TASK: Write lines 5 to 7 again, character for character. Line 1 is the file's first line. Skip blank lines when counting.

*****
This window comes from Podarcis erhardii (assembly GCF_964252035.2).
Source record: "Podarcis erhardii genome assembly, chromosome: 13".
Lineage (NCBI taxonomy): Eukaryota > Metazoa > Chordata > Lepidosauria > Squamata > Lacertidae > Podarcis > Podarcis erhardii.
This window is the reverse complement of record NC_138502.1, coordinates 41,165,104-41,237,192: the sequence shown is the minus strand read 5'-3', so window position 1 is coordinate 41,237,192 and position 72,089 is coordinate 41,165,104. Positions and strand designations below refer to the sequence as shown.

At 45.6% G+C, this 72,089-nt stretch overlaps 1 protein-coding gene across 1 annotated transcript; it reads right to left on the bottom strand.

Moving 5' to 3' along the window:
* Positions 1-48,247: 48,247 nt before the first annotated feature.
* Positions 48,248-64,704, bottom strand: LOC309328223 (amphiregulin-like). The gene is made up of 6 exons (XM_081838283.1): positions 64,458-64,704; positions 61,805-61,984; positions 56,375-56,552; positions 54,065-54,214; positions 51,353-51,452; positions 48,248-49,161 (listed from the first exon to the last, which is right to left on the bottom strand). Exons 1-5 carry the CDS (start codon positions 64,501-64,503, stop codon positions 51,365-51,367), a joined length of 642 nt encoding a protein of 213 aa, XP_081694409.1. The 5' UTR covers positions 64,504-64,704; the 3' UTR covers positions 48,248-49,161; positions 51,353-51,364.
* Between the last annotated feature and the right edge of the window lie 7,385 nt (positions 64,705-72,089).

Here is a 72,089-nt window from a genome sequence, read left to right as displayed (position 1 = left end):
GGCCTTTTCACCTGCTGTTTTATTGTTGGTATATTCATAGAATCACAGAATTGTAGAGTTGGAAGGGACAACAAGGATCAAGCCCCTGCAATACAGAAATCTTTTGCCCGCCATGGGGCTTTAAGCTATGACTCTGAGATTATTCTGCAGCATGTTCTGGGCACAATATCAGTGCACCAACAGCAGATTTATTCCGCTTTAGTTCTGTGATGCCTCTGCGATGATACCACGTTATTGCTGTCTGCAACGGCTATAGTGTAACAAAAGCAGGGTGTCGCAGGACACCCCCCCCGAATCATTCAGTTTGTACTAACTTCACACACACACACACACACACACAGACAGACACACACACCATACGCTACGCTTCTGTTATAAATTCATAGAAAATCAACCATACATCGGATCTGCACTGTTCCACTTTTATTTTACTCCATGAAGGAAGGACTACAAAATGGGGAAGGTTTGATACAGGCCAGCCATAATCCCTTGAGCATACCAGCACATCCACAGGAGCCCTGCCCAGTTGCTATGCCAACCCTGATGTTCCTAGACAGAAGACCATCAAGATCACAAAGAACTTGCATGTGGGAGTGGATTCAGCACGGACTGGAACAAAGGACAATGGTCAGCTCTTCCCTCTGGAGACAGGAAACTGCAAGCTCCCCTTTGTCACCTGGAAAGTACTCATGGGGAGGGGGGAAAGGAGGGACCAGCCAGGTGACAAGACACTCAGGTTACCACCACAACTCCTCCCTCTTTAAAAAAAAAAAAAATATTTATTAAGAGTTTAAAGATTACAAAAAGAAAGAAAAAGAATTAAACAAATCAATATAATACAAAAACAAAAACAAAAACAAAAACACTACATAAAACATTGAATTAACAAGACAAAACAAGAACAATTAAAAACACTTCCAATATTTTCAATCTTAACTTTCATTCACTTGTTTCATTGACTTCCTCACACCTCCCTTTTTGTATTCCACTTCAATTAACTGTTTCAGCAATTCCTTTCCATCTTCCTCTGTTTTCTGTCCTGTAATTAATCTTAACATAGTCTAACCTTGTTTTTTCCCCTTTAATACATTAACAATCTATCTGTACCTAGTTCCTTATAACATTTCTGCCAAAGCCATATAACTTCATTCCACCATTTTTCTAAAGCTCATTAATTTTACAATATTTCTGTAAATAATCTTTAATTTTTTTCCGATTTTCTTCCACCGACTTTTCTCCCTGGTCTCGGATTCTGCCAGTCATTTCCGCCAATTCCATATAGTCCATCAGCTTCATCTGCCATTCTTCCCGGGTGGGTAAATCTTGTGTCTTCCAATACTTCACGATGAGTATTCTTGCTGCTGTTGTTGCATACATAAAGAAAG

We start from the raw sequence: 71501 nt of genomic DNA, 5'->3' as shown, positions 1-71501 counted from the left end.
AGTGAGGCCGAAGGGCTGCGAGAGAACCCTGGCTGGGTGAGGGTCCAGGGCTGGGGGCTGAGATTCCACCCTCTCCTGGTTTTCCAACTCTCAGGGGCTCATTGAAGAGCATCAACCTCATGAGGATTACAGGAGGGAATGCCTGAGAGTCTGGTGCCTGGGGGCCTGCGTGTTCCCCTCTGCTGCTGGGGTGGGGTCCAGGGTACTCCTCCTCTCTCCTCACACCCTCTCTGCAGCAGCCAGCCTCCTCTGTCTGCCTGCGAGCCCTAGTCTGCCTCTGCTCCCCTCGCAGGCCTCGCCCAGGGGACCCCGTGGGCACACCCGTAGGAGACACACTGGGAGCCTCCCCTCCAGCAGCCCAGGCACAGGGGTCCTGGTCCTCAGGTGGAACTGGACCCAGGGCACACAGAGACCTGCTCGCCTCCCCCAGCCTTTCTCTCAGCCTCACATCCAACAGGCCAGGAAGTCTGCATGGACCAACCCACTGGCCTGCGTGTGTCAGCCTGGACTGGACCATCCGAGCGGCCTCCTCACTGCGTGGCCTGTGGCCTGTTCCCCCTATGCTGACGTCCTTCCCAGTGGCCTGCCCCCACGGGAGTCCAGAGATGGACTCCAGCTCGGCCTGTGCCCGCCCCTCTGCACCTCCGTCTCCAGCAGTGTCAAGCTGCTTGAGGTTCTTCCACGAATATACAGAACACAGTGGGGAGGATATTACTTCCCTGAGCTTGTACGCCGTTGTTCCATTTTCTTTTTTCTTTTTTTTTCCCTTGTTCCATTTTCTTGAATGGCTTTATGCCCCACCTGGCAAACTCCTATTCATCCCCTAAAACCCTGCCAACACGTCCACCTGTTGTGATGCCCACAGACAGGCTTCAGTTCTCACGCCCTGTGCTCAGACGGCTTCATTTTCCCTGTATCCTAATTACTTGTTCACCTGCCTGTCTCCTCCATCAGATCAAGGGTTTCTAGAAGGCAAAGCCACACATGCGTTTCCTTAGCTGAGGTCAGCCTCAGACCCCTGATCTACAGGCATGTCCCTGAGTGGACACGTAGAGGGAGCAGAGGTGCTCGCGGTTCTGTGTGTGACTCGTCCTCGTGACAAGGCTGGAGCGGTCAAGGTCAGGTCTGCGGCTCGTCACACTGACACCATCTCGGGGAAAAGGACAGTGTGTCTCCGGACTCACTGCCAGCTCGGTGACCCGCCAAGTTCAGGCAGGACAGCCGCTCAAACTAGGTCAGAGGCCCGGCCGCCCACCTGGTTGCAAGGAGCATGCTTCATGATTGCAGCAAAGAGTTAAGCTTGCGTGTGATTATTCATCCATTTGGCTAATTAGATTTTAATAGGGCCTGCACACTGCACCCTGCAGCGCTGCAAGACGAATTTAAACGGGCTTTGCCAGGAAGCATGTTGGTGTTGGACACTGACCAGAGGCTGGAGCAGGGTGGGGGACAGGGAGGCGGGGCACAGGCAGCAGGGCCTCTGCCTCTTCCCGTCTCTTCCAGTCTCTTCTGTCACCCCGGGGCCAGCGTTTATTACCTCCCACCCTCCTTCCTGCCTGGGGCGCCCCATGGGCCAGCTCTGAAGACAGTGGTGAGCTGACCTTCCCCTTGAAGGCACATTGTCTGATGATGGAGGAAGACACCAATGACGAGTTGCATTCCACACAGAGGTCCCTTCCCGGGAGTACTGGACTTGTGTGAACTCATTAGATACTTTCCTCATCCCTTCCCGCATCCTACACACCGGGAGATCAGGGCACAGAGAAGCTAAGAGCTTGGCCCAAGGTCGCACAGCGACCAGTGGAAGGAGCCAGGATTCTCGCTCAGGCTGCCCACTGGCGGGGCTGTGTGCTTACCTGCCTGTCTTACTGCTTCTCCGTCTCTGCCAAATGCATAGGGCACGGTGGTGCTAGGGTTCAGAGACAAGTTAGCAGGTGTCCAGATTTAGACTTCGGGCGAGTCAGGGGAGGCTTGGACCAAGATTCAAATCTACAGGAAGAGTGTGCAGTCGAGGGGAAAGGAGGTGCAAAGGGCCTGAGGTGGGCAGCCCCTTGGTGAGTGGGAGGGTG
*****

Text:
At 45.6% G+C, this 72,089-nt stretch overlaps 1 protein-coding gene across 1 annotated transcript; it reads right to left on the bottom strand.

Moving 5' to 3' along the window:
* Positions 1-48,247: 48,247 nt before the first annotated feature.